Host: 
Francis Halzen
Speaker: Andrew Szentgyorgyi Harvard CFA

 

Available Downloads:

Room and Building: 
4274 Chamberlin
With the installation of the last two lines in May 2008, ANTARES (Astronomy with a Neutrino Telescope and Abyss environmental RESearch) is currently the largest neutrino detector in the Northern Hemisphere. The detector consists of 12 lines, carrying
almost 900 ten-inch photomultipliers (PMTs), placed at a depth of 2500 m in the Mediterranean Sea, about 40 km offshore Toulon in South France. The PMTs detect the Cerenkov light emitted by muons from neutrino charged current interactions in the surrounding seawater and the rock below. The information provided by the number of photons detected and their arrival times is used to infer the neutrino track direction. Thanks to its exceptional angular resolution, better than 0.3◦ above 10 TeV, ANTARES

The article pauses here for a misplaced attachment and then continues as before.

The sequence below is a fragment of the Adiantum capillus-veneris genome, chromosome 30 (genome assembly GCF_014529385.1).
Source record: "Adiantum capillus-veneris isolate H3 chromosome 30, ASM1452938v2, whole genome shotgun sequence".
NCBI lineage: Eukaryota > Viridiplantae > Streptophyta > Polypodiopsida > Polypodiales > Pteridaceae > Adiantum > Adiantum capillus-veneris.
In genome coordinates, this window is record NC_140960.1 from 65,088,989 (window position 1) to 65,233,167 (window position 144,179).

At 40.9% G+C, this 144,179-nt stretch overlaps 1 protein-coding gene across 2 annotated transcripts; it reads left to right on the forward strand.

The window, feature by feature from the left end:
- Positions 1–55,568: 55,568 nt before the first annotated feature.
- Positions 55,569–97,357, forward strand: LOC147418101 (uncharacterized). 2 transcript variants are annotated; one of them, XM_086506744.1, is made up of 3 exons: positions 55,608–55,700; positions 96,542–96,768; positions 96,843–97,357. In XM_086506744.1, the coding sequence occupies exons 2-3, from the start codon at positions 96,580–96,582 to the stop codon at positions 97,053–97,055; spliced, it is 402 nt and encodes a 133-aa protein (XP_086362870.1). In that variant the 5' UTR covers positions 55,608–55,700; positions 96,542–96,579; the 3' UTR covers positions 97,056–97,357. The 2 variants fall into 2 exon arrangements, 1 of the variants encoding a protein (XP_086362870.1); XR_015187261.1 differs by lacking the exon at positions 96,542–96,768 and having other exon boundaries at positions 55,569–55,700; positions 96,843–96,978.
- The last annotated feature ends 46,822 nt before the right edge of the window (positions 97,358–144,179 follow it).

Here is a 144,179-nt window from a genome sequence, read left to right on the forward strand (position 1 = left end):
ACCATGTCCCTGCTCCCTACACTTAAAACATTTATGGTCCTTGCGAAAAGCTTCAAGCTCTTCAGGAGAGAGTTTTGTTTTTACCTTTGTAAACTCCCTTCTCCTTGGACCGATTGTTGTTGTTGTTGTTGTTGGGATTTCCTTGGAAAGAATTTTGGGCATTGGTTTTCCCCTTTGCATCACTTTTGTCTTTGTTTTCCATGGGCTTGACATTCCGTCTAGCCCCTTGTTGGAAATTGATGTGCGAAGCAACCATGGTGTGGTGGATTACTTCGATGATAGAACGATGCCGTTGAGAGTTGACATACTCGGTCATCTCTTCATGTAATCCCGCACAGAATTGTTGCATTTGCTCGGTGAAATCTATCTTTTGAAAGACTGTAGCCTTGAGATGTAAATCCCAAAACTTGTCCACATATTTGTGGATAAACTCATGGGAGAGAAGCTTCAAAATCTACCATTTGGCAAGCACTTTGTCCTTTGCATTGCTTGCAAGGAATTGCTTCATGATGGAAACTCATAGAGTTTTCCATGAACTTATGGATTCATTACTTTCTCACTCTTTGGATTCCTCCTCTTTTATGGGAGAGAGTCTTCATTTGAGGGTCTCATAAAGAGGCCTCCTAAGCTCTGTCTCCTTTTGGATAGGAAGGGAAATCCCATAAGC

is especially suited for the search of astrophysical point-like sources. The first data collected with the 5-Line detector, which covers the period from January to December 2007, have been analyzed to look for a possible neutrino excess from a
list of prospective neutrino sources. In this talk, the current status of the ANTARES neutrino telescope, including the first
results obtained from the analysis of the 5-Line data, will be presented.
Host: 
Teresa Montaruli
Speaker: Simona Toscano Valencia

 

Available Downloads:

Room and Building: 
4274 Chamberlin